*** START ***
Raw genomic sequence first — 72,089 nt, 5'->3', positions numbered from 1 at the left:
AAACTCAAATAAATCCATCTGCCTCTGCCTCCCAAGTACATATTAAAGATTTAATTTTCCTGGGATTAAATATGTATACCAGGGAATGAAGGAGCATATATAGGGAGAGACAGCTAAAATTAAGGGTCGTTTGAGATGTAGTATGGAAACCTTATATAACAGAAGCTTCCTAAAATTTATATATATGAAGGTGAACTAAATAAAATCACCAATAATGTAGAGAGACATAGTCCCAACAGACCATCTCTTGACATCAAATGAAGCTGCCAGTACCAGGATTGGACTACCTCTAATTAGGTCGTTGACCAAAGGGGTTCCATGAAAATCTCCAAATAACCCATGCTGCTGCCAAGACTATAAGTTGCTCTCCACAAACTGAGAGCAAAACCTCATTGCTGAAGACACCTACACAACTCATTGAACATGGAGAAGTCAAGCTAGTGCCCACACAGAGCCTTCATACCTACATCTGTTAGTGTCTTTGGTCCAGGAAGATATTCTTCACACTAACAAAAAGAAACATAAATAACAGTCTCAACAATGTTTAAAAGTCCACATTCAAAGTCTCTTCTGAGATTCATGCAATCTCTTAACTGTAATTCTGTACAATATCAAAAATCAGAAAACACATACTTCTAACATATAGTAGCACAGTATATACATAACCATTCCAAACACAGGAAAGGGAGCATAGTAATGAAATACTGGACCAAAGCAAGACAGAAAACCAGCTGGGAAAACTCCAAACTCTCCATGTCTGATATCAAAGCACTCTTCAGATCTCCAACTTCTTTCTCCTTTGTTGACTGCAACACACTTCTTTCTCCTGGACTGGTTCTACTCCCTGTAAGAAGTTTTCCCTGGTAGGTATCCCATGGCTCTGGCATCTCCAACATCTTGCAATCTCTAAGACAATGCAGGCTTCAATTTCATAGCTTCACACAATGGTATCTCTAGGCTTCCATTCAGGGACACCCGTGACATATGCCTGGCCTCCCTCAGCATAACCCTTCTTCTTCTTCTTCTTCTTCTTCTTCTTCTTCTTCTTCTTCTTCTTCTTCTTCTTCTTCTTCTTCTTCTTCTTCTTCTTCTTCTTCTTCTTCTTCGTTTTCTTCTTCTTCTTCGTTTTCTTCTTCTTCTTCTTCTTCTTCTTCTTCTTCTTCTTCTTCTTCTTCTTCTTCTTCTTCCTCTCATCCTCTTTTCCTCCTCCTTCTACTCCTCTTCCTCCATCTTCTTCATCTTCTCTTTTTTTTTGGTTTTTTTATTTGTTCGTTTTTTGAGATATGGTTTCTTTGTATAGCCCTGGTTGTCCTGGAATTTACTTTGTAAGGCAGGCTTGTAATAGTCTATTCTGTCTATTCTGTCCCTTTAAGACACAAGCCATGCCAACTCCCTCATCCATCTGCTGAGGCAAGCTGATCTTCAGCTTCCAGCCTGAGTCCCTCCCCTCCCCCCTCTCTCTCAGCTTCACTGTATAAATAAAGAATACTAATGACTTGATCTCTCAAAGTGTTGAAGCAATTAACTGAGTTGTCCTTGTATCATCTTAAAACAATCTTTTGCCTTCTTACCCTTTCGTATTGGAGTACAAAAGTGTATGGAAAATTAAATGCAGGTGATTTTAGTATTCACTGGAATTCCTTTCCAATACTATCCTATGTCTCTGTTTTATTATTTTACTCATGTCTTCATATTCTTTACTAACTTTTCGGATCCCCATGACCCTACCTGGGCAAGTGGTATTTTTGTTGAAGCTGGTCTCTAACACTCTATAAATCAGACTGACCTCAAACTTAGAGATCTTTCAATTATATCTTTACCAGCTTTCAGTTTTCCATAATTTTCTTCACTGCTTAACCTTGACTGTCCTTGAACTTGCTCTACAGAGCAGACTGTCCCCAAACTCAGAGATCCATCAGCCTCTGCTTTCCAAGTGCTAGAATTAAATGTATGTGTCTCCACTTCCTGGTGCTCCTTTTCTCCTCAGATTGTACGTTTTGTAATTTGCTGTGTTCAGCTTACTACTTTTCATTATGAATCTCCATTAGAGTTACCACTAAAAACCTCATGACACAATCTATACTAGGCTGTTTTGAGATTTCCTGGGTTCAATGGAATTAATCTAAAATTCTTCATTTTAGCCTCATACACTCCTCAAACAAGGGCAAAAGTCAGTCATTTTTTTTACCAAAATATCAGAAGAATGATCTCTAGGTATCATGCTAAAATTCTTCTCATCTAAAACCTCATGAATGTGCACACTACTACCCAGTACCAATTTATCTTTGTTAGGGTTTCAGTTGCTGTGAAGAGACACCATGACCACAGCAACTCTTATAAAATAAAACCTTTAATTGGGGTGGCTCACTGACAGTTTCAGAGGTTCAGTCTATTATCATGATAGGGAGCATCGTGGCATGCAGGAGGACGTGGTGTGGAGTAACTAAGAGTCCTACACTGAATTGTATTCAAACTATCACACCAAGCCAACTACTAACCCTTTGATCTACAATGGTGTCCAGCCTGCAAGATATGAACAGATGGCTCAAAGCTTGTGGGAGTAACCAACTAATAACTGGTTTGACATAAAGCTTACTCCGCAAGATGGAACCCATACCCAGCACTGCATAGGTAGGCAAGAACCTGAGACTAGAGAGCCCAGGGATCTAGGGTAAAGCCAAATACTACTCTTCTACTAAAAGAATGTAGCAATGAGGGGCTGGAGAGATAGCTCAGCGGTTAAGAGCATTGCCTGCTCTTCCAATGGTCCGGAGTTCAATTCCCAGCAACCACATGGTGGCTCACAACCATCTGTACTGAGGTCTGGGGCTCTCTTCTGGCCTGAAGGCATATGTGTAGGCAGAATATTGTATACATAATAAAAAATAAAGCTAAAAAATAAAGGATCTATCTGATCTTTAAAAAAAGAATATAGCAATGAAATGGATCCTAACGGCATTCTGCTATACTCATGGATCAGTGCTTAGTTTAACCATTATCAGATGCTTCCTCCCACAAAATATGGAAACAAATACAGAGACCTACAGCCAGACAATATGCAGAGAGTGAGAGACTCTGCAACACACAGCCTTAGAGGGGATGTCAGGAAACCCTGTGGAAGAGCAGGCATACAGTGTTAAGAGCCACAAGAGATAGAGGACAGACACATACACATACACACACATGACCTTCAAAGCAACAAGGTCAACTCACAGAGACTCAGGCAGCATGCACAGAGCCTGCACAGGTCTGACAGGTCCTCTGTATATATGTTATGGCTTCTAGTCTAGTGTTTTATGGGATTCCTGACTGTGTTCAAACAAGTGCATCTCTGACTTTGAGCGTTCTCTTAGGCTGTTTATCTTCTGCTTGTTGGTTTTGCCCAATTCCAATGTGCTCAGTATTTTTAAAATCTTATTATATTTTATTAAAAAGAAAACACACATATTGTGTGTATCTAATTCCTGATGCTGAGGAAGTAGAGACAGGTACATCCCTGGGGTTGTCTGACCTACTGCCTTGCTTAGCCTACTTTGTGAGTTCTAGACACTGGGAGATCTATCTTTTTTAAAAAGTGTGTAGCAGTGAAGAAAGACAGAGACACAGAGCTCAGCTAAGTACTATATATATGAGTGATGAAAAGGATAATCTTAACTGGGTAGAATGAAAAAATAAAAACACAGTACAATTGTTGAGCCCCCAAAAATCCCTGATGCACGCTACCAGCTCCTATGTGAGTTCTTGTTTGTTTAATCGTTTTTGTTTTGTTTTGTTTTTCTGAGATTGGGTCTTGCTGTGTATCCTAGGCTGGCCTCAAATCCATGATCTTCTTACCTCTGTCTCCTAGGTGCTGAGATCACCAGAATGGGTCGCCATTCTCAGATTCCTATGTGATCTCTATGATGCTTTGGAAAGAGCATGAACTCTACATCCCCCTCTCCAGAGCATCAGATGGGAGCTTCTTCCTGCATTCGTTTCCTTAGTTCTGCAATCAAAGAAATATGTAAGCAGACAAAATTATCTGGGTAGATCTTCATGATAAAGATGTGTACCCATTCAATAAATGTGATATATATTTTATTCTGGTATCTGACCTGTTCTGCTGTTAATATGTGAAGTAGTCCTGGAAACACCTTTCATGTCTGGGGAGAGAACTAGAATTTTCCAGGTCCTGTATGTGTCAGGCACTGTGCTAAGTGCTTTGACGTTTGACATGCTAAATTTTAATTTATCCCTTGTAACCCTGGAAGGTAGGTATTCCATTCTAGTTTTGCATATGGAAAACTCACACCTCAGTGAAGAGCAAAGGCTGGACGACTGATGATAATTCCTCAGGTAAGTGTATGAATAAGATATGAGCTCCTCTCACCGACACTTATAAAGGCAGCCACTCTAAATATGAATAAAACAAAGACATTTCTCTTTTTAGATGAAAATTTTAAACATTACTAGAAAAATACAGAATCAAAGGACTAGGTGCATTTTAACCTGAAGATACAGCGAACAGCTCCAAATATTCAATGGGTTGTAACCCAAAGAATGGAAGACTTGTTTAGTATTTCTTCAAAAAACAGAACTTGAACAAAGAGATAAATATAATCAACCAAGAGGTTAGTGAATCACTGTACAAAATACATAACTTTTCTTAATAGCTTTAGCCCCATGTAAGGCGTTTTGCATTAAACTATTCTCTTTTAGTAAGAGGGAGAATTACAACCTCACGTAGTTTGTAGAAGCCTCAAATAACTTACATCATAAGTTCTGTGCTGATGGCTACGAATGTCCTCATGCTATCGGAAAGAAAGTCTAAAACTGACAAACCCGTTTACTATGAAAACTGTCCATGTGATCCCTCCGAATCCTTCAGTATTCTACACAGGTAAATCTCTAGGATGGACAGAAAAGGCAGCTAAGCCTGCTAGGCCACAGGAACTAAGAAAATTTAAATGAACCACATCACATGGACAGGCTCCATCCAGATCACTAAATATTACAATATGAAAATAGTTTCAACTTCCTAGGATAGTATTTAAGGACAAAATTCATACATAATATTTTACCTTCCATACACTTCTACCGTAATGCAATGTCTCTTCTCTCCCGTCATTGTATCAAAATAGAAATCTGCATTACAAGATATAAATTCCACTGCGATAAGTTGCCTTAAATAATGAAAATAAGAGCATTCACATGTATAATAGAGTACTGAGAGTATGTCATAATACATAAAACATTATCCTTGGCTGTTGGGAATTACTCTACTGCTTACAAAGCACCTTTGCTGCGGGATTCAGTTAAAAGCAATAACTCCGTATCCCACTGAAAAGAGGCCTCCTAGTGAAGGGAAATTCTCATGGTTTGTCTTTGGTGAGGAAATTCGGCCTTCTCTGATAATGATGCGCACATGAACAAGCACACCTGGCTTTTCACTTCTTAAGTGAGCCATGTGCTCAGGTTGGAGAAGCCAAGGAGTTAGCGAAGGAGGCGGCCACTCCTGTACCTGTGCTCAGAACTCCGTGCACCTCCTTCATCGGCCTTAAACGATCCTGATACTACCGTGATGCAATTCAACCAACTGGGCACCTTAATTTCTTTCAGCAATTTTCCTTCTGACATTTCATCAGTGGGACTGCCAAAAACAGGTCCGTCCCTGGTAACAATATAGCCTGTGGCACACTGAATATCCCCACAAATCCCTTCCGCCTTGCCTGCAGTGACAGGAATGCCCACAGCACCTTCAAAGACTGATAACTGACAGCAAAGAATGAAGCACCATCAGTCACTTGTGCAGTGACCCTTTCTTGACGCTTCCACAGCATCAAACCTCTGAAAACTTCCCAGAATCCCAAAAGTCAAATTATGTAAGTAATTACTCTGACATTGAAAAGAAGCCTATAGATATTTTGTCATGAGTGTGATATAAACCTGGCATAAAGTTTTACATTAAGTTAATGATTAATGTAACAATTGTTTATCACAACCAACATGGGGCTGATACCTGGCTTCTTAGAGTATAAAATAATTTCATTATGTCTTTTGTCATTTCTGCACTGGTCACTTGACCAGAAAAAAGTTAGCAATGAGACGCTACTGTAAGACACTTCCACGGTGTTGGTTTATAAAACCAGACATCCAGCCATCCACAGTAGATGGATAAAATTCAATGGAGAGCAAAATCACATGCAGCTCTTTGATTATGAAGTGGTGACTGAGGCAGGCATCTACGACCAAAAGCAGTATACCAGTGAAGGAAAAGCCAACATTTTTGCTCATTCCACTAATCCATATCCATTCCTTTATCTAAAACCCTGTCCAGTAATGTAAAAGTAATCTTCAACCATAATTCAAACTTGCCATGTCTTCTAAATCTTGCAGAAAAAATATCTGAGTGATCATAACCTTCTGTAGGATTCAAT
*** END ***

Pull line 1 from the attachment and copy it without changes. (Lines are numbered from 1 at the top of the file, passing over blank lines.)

Raw genomic sequence first — 72,089 nt, 5'->3', positions numbered from 1 at the left: